Flashcards in Exam 1 (Fall 2013) Deck (47):
established first psychology laboratory at the University of Leipzig, Germany
Edward Bradford Titchener
used introspection to search for the mind’s structural elements
reporting on sensations and other elements of of experience
William James and Mary Whiton Calkins
legendary teacher James mentored Calkins, who became a pioneering memory researcher and the first woman to be president of the American Psychological Association.
John B. Watson and Rosalie Rayner
working with Rayner, Watson championed psychology at the science of behavior and demonstrated conditioned responses on a baby who became famous as “little Albert”.
leading behaviorist, Skinner rejected introspection and studied how consequences shape behavior.
the controversial ideas of this famed personality theorist and therapist have influenced humanity’s self-understanding.
argued that natural selection shapes behaviors as well as bodies.
how the body and brain enable emotions, memories and sensory experiences
how the natural selection of traits has promoted the survival of genes.
how our genes and our environment influence our individual differences.
how behavior springs from unconscious drives and conflicts
how we encode, process, store, and retrieve information
how behavior and thinking vary across situations and cultures.
how we learn observable responses
3 main levels of analysis
Biological, psychological, social-cultural.
pure science that aims to increase the scientific knowledge base.
scientific study that aims to be solve practical problems.
help people to cope with challenges and crises (academic, vocational, marital) and to improve their personal and social functioning.
assess and treat mental, emotional, and behavior disorders.
also may provide psychotherapy, are medical doctors licensed to prescribe drugs and otherwise treat physical causes of psychological disorders.
“I-knew-it-all-along” phenomenon. Predict the past. Rationalizing results
people are more confident than they are accurate
Perceiving order in random events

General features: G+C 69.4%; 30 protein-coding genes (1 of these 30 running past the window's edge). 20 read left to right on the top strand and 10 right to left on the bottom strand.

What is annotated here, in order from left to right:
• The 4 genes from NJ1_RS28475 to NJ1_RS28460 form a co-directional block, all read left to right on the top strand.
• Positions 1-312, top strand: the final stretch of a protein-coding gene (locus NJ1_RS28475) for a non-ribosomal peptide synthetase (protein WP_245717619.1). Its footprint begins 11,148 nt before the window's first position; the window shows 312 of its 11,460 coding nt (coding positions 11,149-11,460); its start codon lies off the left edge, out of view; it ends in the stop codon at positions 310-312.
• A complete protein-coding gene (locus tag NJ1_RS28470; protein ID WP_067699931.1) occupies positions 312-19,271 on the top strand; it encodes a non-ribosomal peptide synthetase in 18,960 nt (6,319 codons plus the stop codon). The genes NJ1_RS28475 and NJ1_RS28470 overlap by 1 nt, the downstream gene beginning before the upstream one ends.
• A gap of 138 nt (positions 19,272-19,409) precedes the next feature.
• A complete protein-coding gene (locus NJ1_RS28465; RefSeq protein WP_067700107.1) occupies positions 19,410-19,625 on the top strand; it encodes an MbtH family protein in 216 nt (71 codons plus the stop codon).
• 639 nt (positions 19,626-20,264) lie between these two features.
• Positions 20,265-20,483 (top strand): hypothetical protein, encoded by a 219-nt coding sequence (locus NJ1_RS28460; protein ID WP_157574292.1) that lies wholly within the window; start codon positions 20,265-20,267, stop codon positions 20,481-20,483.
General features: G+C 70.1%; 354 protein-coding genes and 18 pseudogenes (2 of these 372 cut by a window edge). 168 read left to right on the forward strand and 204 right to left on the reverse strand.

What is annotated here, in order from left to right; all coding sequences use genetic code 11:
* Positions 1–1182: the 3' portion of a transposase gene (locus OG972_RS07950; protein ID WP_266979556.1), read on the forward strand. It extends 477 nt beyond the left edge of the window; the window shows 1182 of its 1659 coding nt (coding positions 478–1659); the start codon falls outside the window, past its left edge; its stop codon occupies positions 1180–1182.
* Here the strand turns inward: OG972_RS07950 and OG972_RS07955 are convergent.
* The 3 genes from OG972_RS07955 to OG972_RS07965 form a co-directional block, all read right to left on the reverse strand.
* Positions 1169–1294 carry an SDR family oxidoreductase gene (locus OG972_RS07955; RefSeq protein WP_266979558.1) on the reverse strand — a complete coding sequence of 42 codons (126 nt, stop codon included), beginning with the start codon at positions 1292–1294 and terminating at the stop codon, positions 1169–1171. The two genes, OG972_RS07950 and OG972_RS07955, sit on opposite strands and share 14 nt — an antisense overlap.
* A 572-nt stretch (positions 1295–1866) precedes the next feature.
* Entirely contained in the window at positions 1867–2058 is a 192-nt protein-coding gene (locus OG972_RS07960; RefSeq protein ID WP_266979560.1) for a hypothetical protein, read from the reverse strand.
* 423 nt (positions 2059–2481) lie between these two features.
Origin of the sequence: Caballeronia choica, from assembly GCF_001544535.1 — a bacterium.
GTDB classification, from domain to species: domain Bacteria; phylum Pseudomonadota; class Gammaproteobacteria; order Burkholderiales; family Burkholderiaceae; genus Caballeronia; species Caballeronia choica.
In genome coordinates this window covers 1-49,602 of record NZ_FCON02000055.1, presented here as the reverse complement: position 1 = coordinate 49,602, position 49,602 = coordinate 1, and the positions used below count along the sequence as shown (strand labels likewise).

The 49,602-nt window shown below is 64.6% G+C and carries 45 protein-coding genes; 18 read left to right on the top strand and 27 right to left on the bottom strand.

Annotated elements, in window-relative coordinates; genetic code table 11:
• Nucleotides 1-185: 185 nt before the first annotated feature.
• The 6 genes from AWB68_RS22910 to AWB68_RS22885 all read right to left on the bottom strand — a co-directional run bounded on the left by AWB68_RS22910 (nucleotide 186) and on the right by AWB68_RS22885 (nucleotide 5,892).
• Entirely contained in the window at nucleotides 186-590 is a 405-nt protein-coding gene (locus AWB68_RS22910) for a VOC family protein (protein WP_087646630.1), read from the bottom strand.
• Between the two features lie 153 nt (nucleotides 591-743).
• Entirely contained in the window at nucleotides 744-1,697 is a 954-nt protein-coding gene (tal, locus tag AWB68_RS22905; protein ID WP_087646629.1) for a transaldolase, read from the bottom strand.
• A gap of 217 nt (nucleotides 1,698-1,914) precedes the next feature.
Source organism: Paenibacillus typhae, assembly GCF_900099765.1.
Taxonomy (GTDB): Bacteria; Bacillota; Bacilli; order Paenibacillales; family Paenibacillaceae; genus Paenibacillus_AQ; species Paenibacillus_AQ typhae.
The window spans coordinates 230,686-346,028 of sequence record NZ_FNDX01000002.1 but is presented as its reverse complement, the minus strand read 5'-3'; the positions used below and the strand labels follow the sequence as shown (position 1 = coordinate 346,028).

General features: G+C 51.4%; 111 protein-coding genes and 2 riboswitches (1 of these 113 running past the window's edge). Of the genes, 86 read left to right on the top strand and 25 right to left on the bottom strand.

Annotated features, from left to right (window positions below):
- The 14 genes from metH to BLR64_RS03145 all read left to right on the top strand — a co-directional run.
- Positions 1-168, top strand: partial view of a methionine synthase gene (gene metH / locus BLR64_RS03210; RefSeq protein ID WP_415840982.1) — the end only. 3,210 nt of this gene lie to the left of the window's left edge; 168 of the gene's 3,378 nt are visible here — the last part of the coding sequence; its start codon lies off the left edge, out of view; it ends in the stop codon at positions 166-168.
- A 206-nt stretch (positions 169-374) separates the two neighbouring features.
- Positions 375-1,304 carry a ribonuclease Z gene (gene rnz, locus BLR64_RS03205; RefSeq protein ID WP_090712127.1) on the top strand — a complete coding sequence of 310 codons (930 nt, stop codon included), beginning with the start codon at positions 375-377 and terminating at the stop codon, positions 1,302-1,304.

eagerness to make sense, prone to receive patterns, wrong idea of what random looks like.
always asking new questions
not accepting “fact” as true without challenging it. Attempts to disprove.
seeking the truth rather than trying to be right
examines assumptions, discerns hidden values, evaluates evidence, and assesses conclusions.
explains with principles that organize observations and predict behaviors or events.
testable predictions consistent with theory.
a statement of the procedures used to define research variables
analyses of special individuals
watching and recording the natural behavior of many individuals without manipulating or controlling the situation.
asking people questions, self-report
technique for making sure every individual in a population has an equal chance of being in sampled
one trait or behavior is related to another
statistical measure of how closely the two traits are related to each other.
helps reveal how strongly the two things are related. Correlation positive if rise and fall together.
the group that is not exposed to the treatment in an experiment
the experimental factor that is manipulated; the variable whose effect is being studied.
the outcome factor; the variable that may change in response to manipulations of the independent variable.
experimental results caused by expectations alone
the proportion of variation among individuals that we can attribute to genes
we adapt to our environment (being treated warmly->extroverted) people respond differently
an understood rule for accepted and expected behavior (“proper”)
giving priorities to one’s own goals over group goals and defining one’s identity in terms of personal attributes rather than group identifications.